DIY vs. PRO
It’s no secret, the creation and distribution of music today can be done one hundred percent from home — and the means to do so is fairly accessible.
However, this isn’t to say that DIY is necessarily the best way to go.
It can be difficult navigating a musical production, so hopefully this article will offer some insights.
- Specialists: Pros are pros for a reason. What you may be doing for the tenth time, the pro is doing for the seven hundredth time. Pros have the understanding that only years of focused dedication can grant — whether that be in song writing, production, mixing, mastering, editing, or an instrument.
- Equipment: Pros not only have the know-how, but they generally also have the tools dedicated to their craft. What you spent on your whole setup, the pro may have very well spent on a single microphone.
- Cohesion: Music is one field where the whole can exceed the sum of it’s parts. Something special happens when you put a dedicated producer, a dedicated tracking engineer, and seasoned instrumentalists in a room together. They take things further than what they could have been.
- Perspective: It’s nice to get an outsider’s perspective on your project. If you’re involved in multiple parts of the process such as performing and recording, it can become tiresome and uninspiring to also mix and master. Sometimes an outsiders perspective is just what you need.
- Network: Professionals usually know a number of people — label A&Rs, managers, other film and music artists. While working through a professional shouldn’t be used as a crutch to get established — it’s another networking outlet.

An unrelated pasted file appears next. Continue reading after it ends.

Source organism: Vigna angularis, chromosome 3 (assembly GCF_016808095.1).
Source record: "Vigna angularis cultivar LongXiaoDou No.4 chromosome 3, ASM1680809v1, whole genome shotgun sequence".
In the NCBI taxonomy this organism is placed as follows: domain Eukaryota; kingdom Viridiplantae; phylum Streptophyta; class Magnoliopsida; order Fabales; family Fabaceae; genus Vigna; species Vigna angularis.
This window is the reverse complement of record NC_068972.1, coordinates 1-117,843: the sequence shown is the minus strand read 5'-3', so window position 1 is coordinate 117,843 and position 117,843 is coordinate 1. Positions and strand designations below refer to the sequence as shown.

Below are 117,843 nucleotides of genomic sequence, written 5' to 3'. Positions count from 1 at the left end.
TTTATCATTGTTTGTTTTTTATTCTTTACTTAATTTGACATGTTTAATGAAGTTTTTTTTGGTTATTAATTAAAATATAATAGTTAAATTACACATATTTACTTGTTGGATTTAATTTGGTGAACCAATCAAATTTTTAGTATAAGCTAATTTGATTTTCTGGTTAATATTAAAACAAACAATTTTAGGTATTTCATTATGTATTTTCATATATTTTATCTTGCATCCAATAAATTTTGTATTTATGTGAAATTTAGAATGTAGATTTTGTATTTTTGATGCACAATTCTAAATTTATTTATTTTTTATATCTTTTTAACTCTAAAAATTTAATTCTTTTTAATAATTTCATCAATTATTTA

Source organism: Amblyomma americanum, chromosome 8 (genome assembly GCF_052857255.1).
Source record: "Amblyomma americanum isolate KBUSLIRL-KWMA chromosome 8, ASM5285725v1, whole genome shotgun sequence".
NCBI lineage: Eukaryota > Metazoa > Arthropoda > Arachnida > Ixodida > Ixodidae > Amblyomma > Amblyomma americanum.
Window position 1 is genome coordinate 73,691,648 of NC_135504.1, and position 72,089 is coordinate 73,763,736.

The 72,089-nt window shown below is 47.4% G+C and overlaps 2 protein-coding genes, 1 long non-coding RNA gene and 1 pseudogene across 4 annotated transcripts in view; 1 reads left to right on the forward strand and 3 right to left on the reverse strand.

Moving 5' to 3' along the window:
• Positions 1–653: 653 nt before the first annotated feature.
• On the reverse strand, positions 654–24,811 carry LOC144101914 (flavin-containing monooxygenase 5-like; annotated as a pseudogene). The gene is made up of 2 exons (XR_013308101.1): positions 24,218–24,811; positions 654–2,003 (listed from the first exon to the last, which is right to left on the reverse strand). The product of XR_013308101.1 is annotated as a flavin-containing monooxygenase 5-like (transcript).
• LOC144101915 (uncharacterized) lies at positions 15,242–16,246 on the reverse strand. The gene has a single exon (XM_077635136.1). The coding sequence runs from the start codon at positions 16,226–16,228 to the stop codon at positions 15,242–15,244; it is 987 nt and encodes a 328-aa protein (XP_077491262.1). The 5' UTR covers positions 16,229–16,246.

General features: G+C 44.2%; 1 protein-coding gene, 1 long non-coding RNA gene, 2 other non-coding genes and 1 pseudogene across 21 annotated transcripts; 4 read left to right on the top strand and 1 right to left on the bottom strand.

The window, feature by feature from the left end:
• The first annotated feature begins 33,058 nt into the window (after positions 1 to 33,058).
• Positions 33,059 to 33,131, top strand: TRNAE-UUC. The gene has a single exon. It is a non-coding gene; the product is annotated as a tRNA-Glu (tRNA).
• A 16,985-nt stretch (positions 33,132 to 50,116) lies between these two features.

- Money: Professionals aren’t cheap.
- Let Downs: Not all pros are necessarily good, and sometimes being good for one project might not mean being good for another. In fact, choosing the right professionals can be so cumbersome you may need to hire a professional at doing that (they’re called A&Rs)! Regardless, finding the right people can be tough.
- Money: It’s cheaper to buy the equipment and do it yourself. $1,500 will get you 2 or 3 days in a pro studio, or it will get you a decent home studio setup. More so, there’s very little pressure in doing a hundred takes in your bedroom, whereas a hundred takes in the studio may come to a sizable bill.
- Whenever: In the DIY format you can get things down whenever the moment of inspiration strikes — and sometimes that can be a vital part of a successful project.
- Personal Development: DIY time means growing as an artist within humble means. Performing for a record is different than performing live, and doing your own recordings means getting better at being recorded.
- No Hindsight: One of the major advantages to hiring on a pro is that their hindsight would be your foresight. There are many chances to ruin a great song in the production process, and the DIY guy is likely to run head first into almost all of them.
- Self-Contained: Mixing your own production is very much like chasing your own tail. It leads to constant doubt, always second guessing where things should be and how it should sound. This happens whenever two or more separate tasks are performed by the same person (generally).
- It still ain’t free: Good home studio equipment can be very costly, with a decent setup still ranging from $1500-$5000 for a start up.
While it’s true that some great DIY music has come out, I still find the best works come from a collaborative effort involving dedicated professionals. Ultimately, there can’t be any weak links in the chain – so being honest about your own strengths and weaknesses may be helpful.
A Pitfall of Pro:
Stretching your money too thin.
I hear people all the time trying to get a full LP produced for under $3,000. While that can go a long way, ultimately the results will be middle of the road.
It’s better to concentrate limited funds into a shorter project. A couple of singles, excellently produced, will go further than a full length project stretched thin — though a full length project may feel more satisfying.
A Pitfall of DIY:
DIY means “Do It Yourself”, but a lot of people mistake that for “Do It Alone.”
Even if it’s only your buddies next door, put together a team of sorts and hash out your ideas.
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